An open fall, warm winter temperatures, and a mild spring that has now turned cool and wet all add up to big weed control challenges as the calendar gets ready to turn to May.
From cover crops that refused to die under snow cover, to hardy oats, tough annuals and an abundance of volunteer wheat, growers have their hands full this spring, says BASF agronomist and technical development manager Rob Miller.
On this episode of the RealAgriculture Soybean School, Miller says a species like chickweed is a good indicator of the health and vigour of weeds in the field. “If the chickweed is flowering, that means a lot of the other winter annuals and perennials are still growing,” he notes. “They’re not necessarily growing vegetatively, but they’re definitely putting down some larger roots… We’re seeing some pretty large dandelions. They don’t look that big from the top of the soil surface, but they’re starting to get a really large, thick root on them. And that’s going to be difficult to control.”
Other weeds are also hitting growers’ radar screens. Miller has been fielding questions about both annual bluegrass and rough stock bluegrass. They’re tough to handle because glyphosate it not really effective, and the species tends to grow in clumps which also renders tillage ineffective as it turns the seedbed into a mass of lumps. “It germinates in the fall, as well as in the spring. It tends to be more of an issue on some of those heavier clays, but we’re starting to see it move in across provinces to other areas as well.”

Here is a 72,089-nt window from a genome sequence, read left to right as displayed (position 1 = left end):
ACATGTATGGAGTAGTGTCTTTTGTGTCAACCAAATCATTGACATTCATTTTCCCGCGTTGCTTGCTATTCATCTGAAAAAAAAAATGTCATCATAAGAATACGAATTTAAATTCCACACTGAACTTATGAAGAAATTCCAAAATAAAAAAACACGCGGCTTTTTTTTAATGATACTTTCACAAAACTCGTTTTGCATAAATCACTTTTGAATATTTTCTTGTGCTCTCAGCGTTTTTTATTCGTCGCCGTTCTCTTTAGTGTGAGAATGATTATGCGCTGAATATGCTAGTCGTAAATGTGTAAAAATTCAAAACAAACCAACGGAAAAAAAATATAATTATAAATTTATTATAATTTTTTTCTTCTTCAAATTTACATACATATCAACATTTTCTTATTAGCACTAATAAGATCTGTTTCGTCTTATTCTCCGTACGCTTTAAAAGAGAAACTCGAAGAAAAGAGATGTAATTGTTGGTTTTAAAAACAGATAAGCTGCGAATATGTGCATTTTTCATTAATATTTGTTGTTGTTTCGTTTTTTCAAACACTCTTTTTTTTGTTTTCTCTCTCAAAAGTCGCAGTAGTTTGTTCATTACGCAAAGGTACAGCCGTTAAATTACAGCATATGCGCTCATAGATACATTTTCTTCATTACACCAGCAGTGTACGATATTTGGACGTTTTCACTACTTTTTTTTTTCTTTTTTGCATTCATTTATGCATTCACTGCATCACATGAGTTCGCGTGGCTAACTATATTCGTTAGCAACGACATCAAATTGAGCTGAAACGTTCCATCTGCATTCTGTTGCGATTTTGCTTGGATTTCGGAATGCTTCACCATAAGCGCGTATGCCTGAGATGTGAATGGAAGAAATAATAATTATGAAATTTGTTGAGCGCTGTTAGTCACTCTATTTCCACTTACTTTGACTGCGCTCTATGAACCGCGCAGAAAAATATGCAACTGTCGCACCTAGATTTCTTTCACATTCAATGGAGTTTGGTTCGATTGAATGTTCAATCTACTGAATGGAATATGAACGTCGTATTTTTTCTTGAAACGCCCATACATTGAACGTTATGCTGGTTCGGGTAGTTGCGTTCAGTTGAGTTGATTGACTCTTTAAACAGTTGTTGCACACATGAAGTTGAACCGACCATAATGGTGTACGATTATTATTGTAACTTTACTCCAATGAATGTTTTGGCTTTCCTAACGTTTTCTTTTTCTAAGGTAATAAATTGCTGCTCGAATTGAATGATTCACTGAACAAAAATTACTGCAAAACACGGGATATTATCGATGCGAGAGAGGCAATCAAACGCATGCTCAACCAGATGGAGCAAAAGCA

Miller is advising growers to get out and scout. He says lingering cover crops and oats are pretty sensitive to glyphosate, but it’s important to choose the right rates based on what’s in the field. He notes that glyphosate tends to work slowly in cool spring conditions and a rate that controls volunteer wheat may not be enough to take out larger perennial weeds.
“Select the rate that’s required based on the field and then add in that second additional mode of action. That’s very important,” says Miller. He recommends spraying prior to fleabane bolting and dandelion flowering — it’s important to get those weeds before they get too big.
Applying weed control early is beneficial, but patience is also rewarded, says Miller. When it comes to glyphosate, it’s “actually better to spray it on more of a warming trend. You get much faster, more consistent weed control instead of trying to apply some of these products in this type of [cool] weather.” (Story continues after the video)
Miller also addresses growing concerns about Group 14 resistant common ragweed — a great concern for growers who plant identity preserved soybeans. “We also have populations that are resistant to glyphosate, Group 2, as well as the triazines (Group 5)”, he adds. A key strategy is to control these weeds in other crops where more herbicide options are available.
“Have a really good solid foundation in your corn crop, making sure that you control some of those ragweed seeds after the wheat has been harvested,” says Miller. It’s important to prevent the ragweed from going to seed. He also recommends growers use a herbicide layering approach, which includes early and aggressive scouting, having residual down at planting, controlling the weed before it gets too big and having residual down in-crop to provide control later in the season.
The interview wraps up with a pitch for growing good crops. It’s a great form of weed control, says Miller. That includes getting the crop off to a great start and making good agronomic decisions that promotes early growth, even emergence, vigorous crops and a fast-closing canopy that quickly shades out weeds. It all adds up to higher yields and better weed control.
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